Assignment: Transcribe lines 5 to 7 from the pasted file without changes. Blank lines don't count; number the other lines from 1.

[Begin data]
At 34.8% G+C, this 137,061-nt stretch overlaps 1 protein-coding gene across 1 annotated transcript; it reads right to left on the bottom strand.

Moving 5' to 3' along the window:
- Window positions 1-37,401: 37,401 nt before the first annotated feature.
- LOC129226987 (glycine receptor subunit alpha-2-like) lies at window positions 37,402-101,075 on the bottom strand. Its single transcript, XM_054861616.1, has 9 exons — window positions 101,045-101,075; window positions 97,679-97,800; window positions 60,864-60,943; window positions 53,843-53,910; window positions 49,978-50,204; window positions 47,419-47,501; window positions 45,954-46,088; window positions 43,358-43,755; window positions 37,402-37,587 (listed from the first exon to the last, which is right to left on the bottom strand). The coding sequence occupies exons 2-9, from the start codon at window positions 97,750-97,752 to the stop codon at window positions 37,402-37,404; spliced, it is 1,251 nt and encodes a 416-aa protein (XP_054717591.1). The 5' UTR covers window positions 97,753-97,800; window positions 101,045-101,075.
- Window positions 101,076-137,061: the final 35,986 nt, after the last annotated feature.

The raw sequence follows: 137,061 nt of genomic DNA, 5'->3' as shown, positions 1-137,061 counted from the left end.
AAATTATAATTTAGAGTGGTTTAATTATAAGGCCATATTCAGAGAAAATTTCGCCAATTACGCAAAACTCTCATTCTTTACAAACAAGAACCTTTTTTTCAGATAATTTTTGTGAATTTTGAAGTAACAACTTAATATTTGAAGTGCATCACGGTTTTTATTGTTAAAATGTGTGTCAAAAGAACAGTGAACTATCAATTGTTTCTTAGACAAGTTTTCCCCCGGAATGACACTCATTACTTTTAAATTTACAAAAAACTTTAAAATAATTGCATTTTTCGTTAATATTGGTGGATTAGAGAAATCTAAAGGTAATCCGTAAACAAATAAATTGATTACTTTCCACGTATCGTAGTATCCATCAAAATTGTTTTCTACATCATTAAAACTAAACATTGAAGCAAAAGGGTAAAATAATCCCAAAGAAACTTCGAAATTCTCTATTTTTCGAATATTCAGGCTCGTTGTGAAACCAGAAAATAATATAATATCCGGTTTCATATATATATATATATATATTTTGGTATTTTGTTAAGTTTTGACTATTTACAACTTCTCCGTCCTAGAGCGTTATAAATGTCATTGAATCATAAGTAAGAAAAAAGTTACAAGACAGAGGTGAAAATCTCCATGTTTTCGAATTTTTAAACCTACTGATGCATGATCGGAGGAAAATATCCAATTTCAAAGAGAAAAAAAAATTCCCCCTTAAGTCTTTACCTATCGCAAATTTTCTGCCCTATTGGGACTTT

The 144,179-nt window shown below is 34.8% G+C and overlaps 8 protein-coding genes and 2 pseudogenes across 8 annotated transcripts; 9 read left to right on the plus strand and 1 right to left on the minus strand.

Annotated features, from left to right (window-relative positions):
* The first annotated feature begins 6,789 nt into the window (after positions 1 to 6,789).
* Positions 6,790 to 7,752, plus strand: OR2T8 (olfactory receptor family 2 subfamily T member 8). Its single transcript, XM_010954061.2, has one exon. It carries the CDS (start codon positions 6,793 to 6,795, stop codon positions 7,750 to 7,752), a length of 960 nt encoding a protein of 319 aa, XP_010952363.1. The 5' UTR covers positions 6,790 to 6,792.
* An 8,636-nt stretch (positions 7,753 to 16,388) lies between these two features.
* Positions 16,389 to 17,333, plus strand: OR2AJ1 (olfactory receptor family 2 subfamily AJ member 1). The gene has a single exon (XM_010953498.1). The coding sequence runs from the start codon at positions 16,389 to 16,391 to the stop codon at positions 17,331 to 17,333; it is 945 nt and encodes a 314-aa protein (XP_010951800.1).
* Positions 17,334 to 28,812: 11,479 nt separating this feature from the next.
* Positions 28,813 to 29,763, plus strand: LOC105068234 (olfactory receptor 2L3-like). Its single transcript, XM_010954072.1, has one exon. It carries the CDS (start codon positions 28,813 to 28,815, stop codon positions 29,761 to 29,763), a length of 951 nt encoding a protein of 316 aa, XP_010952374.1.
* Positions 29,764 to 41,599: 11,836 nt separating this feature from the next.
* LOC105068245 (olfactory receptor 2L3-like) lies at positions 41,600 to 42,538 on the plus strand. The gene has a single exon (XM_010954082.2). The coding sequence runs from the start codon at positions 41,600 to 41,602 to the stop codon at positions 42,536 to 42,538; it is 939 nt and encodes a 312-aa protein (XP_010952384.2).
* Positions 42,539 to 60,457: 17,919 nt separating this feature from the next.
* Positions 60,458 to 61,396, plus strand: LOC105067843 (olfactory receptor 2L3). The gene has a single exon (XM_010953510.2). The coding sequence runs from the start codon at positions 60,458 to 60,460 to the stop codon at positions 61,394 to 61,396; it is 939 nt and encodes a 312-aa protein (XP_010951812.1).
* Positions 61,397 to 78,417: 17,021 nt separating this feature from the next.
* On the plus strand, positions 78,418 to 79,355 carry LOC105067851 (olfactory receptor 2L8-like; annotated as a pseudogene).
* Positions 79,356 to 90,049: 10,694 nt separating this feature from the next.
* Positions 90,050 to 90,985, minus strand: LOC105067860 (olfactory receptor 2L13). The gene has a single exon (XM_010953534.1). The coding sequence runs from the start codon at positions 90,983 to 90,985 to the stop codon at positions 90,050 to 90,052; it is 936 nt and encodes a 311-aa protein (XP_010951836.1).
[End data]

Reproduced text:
- Window positions 101,076-137,061: the final 35,986 nt, after the last annotated feature.

The raw sequence follows: 137,061 nt of genomic DNA, 5'->3' as shown, positions 1-137,061 counted from the left end.
AAATTATAATTTAGAGTGGTTTAATTATAAGGCCATATTCAGAGAAAATTTCGCCAATTACGCAAAACTCTCATTCTTTACAAACAAGAACCTTTTTTTCAGATAATTTTTGTGAATTTTGAAGTAACAACTTAATATTTGAAGTGCATCACGGTTTTTATTGTTAAAATGTGTGTCAAAAGAACAGTGAACTATCAATTGTTTCTTAGACAAGTTTTCCCCCGGAATGACACTCATTACTTTTAAATTTACAAAAAACTTTAAAATAATTGCATTTTTCGTTAATATTGGTGGATTAGAGAAATCTAAAGGTAATCCGTAAACAAATAAATTGATTACTTTCCACGTATCGTAGTATCCATCAAAATTGTTTTCTACATCATTAAAACTAAACATTGAAGCAAAAGGGTAAAATAATCCCAAAGAAACTTCGAAATTCTCTATTTTTCGAATATTCAGGCTCGTTGTGAAACCAGAAAATAATATAATATCCGGTTTCATATATATATATATATATATTTTGGTATTTTGTTAAGTTTTGACTATTTACAACTTCTCCGTCCTAGAGCGTTATAAATGTCATTGAATCATAAGTAAGAAAAAAGTTACAAGACAGAGGTGAAAATCTCCATGTTTTCGAATTTTTAAACCTACTGATGCATGATCGGAGGAAAATATCCAATTTCAAAGAGAAAAAAAAATTCCCCCTTAAGTCTTTACCTATCGCAAATTTTCTGCCCTATTGGGACTTT